On Tuesday, November 13 Councilmember Allen introduced the Vision Zero Enhancement Amendment Act of 2018, proposing to codify in law traffic safety measures proposed by the Mayor, including banning right on red turns near schools, lowering the speed limit in residential zones, and more.
As part of her Vision Zero week, Mayor Bowser announced that agencies would start to look into several policies that would have a real impact on pedestrian and bike safety—if they were implemented. So this bill would give the Mayor the clear authority to implement several of the changes she proposed:
- It would reduce the speed limit in all areas zoned for residential use to 20 miles per hour
- It would prohibit right turns on red within a half mile of a school
- It would authorize towing a vehicle that is blocking a bicycle lane
Further, the bill would create a pilot program called the Citizen Bike Safety Enforcement Pilot Program. This would authorize DDOT to create a training program and an app that would allow up to 10 District residents to photograph vehicles blocking bicycle lanes, and that photograph would then be used to issue a citation.
"Blocking a bike lane is currently illegal, but but I can’t remember the last time I took a bike ride without encountering a vehicle blocking a bike lane. There just aren’t enough DPW and MPD enforcement officers to ticket everyone," said Councilmember Allen. "But every day you can see Twitter accounts documenting blocked bike lanes all over the city. This pilot program would simply allow those people to take pictures through a DDOT-developed app that would time and location stamp the picture just like a speed camera."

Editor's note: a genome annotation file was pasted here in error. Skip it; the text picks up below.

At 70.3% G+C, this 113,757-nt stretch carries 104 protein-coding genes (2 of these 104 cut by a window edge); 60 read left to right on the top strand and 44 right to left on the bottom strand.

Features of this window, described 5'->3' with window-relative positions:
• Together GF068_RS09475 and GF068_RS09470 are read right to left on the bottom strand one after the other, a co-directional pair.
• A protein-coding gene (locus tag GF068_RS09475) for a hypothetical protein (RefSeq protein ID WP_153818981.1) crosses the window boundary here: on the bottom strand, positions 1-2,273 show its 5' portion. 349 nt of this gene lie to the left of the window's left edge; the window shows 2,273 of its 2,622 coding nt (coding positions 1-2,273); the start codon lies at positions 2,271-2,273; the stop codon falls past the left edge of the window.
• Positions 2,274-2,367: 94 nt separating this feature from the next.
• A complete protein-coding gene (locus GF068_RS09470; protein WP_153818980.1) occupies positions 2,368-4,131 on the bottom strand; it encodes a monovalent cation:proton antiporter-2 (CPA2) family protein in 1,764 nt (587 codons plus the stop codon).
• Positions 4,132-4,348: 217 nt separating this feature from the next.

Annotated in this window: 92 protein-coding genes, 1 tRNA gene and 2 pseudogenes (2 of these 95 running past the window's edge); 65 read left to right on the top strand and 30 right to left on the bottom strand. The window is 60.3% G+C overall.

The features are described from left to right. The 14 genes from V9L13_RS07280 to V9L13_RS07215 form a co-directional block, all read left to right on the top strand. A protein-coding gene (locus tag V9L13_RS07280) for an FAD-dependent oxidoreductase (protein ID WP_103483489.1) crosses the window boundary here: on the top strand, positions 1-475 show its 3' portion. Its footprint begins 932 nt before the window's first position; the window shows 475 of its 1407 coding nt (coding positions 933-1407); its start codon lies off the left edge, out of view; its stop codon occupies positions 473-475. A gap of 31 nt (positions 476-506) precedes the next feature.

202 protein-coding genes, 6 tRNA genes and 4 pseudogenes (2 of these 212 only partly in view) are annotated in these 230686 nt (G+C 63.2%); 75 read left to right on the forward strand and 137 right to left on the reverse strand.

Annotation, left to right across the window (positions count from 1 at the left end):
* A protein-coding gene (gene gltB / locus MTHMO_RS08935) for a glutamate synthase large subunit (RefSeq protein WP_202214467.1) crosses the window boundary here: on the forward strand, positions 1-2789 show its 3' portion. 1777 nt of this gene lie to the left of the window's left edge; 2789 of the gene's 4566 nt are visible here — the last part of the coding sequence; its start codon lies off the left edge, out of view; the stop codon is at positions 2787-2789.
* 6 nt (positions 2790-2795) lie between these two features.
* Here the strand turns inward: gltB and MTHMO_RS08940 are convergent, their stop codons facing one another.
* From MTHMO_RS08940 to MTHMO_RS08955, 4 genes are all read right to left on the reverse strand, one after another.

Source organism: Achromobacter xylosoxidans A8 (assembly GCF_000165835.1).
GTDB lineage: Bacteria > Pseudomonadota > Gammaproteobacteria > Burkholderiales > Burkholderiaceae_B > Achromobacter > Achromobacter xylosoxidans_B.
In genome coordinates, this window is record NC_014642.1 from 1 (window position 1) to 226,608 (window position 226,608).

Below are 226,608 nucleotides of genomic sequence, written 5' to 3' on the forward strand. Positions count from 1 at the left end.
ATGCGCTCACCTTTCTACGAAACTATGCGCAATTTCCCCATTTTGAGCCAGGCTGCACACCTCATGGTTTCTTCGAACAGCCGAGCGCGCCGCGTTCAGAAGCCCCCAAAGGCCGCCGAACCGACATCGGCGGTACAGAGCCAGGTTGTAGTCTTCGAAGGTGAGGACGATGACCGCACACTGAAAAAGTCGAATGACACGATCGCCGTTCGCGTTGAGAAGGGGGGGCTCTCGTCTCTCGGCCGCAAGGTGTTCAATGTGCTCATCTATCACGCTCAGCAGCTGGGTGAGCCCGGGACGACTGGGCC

Anyone who wants to join the pilot program would be trained in bike safety, procedures for issuing citations, how to use the app, and conflict resolution. Anyone who receives a citation through this program could challenge it just like any other ticket. There are examples of similar citizen enforcement in other cities: New York allows private citizens to document air pollution, and if the city decides not to prosecute the violation, the resident can do so on their own and keep some of the fine. In several cities around the country, like Eugene, Oregon and Naperville, Illinois, private citizen can receive radar guns and collect data that is used to issue warnings for speeding. We have the technology and the willingness in the District to make it safer for bicyclists and pedestrians.